A Robust Roster: The Best New Android Apps

Usher in the beginning of spring with seven of the best new android apps on the market. Find a spot under the shade of a tree, grasp that ‘droid in your hand, and just press "install." Soon, you’ll be playing the trombone, managing your TiVo, and creating your own app. Ah, the good life. 

IBONE [$1.99]
Winner of the “Best Musical Instrument App” in the 2009 Best App Ever Awards (there is such a thing), this standard has finally joined the Android club, eliciting more sonorous waves of trombone sounds from passersby and their phones. Users can not only play along with music from their own customized collection, but also choose from the iBone Songbook. With a lot of touching, blowing into the mic, and sliding of the fingers, you too can make beautiful music. Arthur Pryor would be proud. (Google him.)

MYLIFE [Free]
Launched as part of a $35 million campaign to promote personal relationships via their site, MyLife lets you plug into multiple social networks, like LinkedIn, Facebook, and Twitter, all in one place. No more opening each individual app—a daunting task, we know. With all major social media newsfeeds pulled in, and a database of 700 million user profiles to view, this all-purpose hub allows for optimal stalking of ex-friends, estranged family, former flames, and people you cannot tolerate but are strangely fascinated with.

TIVO [Free]
Admit it: there’s no feeling as desperate as when you’re at work and it suddenly dawns on you that you forgot to set your DVR to record the latest episode of Bachelor Pad. Stupid! Not to worry. With this long overdue app, your phone transforms into your cable remote, allowing TiVo and non-TiVo DVR users to browse a 14-day schedule, manage and schedule future recordings, and comment on shows on Facebook or Twitter. The app also lets you search for on-demand shows from Netflix, Blockbuster, or Amazon Instant Video. Control your DVR, control your life.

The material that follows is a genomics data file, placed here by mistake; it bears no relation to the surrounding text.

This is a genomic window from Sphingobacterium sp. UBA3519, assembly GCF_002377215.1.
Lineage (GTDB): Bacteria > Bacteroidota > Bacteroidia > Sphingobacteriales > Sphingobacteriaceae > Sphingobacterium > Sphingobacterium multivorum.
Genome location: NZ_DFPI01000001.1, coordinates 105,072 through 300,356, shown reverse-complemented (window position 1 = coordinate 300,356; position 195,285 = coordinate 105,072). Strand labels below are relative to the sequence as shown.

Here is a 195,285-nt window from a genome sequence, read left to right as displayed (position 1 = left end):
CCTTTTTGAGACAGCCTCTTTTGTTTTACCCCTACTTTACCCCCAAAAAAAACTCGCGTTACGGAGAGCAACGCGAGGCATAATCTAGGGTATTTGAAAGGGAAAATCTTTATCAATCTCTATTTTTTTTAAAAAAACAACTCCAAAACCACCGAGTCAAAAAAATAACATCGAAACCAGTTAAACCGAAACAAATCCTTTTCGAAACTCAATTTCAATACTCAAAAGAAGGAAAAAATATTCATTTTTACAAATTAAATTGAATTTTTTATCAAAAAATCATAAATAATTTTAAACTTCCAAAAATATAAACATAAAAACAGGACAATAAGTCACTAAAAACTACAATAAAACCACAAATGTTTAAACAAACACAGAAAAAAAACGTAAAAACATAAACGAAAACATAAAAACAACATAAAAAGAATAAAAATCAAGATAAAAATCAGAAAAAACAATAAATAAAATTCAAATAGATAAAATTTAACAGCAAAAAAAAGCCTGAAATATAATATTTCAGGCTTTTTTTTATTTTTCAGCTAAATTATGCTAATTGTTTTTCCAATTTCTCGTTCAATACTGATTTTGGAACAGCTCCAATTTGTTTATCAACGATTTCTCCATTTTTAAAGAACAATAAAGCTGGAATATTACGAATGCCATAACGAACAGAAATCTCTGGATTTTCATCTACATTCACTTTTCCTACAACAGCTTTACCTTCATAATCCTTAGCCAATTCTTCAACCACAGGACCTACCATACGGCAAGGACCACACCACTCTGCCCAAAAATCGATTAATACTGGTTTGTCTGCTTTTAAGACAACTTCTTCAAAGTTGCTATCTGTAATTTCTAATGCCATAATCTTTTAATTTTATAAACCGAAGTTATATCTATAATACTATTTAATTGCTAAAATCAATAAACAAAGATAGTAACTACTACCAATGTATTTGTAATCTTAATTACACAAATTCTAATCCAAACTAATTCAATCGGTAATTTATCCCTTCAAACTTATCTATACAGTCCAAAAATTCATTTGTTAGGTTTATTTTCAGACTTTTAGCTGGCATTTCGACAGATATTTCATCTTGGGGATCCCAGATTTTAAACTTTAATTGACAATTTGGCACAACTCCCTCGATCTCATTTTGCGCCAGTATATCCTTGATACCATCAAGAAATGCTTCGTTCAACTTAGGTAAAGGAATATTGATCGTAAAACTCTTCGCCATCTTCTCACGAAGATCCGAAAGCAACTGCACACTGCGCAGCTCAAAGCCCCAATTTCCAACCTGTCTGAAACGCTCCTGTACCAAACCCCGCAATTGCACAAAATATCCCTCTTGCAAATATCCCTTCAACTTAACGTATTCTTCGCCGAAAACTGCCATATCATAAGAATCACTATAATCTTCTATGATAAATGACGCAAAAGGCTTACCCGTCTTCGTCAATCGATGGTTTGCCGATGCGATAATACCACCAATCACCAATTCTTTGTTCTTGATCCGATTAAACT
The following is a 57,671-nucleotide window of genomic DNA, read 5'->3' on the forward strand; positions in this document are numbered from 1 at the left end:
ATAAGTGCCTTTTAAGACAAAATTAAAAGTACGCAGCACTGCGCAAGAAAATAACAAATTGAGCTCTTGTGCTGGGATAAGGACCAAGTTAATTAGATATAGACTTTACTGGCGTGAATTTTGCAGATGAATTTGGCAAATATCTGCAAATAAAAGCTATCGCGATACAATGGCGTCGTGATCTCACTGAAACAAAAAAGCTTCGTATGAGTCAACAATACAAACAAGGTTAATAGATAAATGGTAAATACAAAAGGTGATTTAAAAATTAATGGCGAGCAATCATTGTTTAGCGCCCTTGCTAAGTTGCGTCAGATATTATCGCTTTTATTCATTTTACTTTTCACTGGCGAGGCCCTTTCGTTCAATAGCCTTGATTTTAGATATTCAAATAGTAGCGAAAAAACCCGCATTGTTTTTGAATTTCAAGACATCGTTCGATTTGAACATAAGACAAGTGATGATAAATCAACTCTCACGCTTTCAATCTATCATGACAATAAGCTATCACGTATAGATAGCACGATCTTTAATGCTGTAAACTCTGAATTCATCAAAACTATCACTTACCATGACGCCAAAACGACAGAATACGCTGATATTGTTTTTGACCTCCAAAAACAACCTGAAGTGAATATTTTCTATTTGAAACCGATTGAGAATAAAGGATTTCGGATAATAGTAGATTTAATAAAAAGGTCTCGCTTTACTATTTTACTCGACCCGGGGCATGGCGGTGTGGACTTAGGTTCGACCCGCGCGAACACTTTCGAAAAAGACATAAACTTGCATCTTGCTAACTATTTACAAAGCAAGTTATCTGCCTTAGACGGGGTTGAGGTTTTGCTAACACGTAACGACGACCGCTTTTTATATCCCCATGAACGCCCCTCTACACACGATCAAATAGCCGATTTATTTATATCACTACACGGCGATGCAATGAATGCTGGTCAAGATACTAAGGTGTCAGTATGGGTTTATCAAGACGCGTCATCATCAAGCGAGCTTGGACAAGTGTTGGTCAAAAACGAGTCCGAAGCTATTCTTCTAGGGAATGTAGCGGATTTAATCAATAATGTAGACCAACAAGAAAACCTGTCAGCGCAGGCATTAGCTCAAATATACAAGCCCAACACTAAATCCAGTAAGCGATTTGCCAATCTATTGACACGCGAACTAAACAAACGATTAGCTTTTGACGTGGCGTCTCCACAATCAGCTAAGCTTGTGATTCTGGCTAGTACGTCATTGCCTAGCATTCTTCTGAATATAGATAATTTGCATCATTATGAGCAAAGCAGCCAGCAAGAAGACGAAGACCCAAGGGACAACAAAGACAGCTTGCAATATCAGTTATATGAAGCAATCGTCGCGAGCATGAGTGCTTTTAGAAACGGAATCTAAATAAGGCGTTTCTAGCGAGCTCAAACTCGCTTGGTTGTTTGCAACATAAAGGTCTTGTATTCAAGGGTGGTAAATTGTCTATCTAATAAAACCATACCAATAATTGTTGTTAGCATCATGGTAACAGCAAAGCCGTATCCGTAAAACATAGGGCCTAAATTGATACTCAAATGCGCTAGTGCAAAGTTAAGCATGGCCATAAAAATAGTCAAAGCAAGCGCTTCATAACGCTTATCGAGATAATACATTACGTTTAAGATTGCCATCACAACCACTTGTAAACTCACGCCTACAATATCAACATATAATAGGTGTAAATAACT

PAUSEAPP [Free]
Promoting an uninterrupted life, PauseApp presses “pause” on all mobile distractions by giving you a breather from calls, texts, and critical emails from your boss. Calls go directly to voicemail, texts and emails are held in purgatory, and auto-replies are sent when prompted. Except for five essential contacts of your choosing, no one else can reach you, so decide carefully. It’s a refreshing dose of 20th century-style privacy in this overloaded I-just-ate-a-tuna-sandwich-so-now-I’ll-tweet-about-it age.

VIMEO [Free]
When you’re dying to watch that home video of your friend’s failed attempt at krumping—or want to upload it for the world to see—this mobile version of the popular video platform allows you to do just that. Personalize your channel viewing preferences, browse and comment on videos, add and edit your own, and upload your raw footage in high-def. Don’t thank us—we’re sure your friend will.

WIKIPEDIA [Free]
You can finally look up the genus of the helmeted guinea fowl and the mysterious origins of the bicycle chain without ever opening an actual encyclopedia. As if Wikipedia needed an introduction, this crowd-sourced, 20-million-article game–changer comes with more features than the actual website. You can save articles for offline use, view any single entry in a different language (try Esperanto), and share them with your pals to prove that there really is a sport called dwarf tossing. The best part: it’ll be accessible the next time Wikipedia decides to go dark.

ANDROMO APP MAKER [Free]
Think you can create the next Angry Birds, but don’t have the money, time, or coding chops? There’s an app for that. Andromo, coined “The App Maker for Everyone,” is a platform where you can create and customize your app’s appearance and add features like YouTube videos, Flickr galleries, social media feeds, and more. Whether you’re a business owner, musician, student, or podiatrist, Andromo gives you the space to communicate and promote whatever idea you have and add it to the Android Market for sharing. With over 700,000 Android devices activated every day, your app will be seen, so don’t slack.

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